Jim Goldberg on reflection and reinvention

Two decades on from his seminal series Raised by Wolves, Jim Goldberg’s new book, Fingerprint, looks back at his time spent documenting California’s forgotten youth with a collection of previously unseen polaroids. Here, the photographer discusses what he’s learned

Jim Goldberg has forged a career out of shining a light on people who exist on the fringes. Over the last 40 years, the American photographer has used his experimental approach – which typically combines documentary style imagery with handwritten scribbles – to tell the stories of people who are otherwise treated as invisible by mainstream society.

Goldberg’s first venture into photography was more of a happy accident than a conscious career choice, when he opted to take a course in it alongside his theology major in the early 70s. After being encouraged by his teacher he decided to pursue it full time, and by 1977 had already begun one of his best known series, Rich and Poor. Shot over seven years, the series juxtaposed portraits of the San Francisco Bay Area’s wealthiest residents against its poorest, and was the first project to feature the photographer’s trademark hand-scrawled commentary.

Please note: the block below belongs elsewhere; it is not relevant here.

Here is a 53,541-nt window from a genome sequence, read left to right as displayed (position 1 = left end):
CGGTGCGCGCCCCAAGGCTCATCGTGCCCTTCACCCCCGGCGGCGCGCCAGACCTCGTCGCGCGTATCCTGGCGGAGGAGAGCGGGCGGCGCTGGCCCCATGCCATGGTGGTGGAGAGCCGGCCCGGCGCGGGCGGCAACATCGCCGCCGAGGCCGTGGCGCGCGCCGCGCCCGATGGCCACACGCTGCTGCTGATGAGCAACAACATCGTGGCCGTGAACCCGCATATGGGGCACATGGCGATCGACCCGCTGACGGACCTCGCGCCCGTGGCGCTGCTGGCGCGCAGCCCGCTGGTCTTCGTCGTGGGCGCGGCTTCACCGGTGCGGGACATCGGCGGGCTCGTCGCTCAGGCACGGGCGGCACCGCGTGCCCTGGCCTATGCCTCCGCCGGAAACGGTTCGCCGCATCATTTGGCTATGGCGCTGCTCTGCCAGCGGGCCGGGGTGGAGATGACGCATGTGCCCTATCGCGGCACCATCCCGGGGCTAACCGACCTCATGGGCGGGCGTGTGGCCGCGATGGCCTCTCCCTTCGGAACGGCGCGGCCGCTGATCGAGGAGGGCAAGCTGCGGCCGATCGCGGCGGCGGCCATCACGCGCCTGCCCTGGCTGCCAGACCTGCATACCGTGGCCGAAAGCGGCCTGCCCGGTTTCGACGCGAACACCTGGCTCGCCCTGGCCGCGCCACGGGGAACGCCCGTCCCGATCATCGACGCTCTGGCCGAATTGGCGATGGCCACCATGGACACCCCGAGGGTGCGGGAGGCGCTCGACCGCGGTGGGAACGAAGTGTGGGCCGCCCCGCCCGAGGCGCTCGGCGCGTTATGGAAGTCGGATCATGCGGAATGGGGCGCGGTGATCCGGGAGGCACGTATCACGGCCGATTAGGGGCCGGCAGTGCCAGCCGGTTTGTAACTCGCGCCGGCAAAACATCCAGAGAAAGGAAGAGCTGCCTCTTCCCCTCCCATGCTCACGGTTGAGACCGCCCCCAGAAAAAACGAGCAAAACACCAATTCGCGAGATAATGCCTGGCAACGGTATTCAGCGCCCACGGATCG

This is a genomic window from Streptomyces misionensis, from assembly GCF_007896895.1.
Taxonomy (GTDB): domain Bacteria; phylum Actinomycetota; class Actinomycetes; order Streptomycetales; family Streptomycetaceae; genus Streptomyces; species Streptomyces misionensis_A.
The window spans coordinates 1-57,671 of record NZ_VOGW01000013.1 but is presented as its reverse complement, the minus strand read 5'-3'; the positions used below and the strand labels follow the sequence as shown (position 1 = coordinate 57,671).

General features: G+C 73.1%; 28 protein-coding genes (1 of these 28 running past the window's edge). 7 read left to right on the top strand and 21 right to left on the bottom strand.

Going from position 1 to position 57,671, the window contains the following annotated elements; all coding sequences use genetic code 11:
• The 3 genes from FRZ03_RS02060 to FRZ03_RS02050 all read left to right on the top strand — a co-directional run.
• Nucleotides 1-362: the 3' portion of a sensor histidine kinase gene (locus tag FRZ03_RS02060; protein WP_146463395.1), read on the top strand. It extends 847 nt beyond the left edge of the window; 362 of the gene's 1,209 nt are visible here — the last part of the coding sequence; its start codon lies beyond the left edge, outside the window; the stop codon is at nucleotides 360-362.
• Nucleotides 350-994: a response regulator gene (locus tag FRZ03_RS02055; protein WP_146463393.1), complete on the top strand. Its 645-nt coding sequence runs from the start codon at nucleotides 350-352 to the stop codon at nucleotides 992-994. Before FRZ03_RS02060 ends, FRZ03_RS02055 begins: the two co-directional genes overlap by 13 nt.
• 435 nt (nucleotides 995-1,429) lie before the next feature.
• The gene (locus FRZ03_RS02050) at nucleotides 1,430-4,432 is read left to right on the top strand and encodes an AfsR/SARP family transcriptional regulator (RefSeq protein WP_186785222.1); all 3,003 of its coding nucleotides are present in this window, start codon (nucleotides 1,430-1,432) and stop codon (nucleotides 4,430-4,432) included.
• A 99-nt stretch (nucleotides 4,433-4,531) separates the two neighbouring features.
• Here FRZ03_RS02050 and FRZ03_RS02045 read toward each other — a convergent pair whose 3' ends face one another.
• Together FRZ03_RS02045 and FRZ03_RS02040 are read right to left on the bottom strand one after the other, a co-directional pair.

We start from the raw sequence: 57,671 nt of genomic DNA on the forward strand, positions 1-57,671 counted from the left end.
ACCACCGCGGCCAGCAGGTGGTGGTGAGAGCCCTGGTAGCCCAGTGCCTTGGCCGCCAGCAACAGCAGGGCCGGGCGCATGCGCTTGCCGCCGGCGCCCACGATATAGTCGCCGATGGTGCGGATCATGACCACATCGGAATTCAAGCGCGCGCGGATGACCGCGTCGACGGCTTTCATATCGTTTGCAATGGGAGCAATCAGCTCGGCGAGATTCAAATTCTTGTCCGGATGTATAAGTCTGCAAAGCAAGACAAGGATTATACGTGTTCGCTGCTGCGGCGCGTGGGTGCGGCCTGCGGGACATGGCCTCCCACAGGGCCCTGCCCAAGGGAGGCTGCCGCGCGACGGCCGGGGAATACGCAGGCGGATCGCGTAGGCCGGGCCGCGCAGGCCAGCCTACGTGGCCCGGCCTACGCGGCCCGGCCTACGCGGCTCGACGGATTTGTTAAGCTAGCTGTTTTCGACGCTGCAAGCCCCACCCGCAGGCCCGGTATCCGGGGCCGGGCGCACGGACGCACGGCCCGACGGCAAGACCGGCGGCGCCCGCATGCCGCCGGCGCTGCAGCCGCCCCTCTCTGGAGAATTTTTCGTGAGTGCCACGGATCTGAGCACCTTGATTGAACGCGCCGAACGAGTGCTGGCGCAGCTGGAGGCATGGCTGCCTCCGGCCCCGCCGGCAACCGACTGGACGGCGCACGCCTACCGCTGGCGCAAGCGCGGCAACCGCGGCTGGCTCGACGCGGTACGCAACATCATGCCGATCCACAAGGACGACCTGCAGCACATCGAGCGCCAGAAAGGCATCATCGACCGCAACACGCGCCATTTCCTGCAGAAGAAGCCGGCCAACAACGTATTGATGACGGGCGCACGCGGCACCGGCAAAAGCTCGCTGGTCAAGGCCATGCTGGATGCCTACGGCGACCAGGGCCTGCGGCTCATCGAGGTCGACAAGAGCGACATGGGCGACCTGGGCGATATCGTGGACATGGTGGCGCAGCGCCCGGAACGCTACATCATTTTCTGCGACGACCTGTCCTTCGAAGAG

All images: Untitled Polaroid from Raised by Wolves © Jim Goldberg